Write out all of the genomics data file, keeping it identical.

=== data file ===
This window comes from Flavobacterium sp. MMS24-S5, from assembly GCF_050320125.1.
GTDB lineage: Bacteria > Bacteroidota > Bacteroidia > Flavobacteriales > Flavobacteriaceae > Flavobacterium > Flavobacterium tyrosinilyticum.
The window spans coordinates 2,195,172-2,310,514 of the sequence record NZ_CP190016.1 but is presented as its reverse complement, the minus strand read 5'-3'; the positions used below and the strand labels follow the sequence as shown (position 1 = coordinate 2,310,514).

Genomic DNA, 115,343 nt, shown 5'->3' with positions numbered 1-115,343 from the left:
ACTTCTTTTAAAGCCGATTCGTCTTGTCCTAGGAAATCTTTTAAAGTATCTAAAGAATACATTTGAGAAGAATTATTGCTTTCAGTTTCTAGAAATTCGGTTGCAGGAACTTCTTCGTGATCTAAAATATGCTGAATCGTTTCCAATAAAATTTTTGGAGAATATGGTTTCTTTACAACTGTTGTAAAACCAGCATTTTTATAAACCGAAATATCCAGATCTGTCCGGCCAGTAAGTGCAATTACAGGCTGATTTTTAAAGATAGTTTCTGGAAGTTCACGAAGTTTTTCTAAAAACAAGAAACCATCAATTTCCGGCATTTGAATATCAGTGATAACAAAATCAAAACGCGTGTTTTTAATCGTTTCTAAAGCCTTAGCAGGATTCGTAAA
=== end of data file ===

This window comes from Flavobacterium sp. MMS24-S5, from assembly GCF_050320125.1.
GTDB lineage: Bacteria > Bacteroidota > Bacteroidia > Flavobacteriales > Flavobacteriaceae > Flavobacterium > Flavobacterium tyrosinilyticum.
The window spans coordinates 2,195,172-2,310,514 of the sequence record NZ_CP190016.1 but is presented as its reverse complement, the minus strand read 5'-3'; the positions used below and the strand labels follow the sequence as shown (position 1 = coordinate 2,310,514).

Genomic DNA, 115,343 nt, shown 5'->3' with positions numbered 1-115,343 from the left:
ACTTCTTTTAAAGCCGATTCGTCTTGTCCTAGGAAATCTTTTAAAGTATCTAAAGAATACATTTGAGAAGAATTATTGCTTTCAGTTTCTAGAAATTCGGTTGCAGGAACTTCTTCGTGATCTAAAATATGCTGAATCGTTTCCAATAAAATTTTTGGAGAATATGGTTTCTTTACAACTGTTGTAAAACCAGCATTTTTATAAACCGAAATATCCAGATCTGTCCGGCCAGTAAGTGCAATTACAGGCTGATTTTTAAAGATAGTTTCTGGAAGTTCACGAAGTTTTTCTAAAAACAAGAAACCATCAATTTCCGGCATTTGAATATCAGTGATAACAAAATCAAAACGCGTGTTTTTAATCGTTTCTAAAGCCTTAGCAGGATTCGTAAA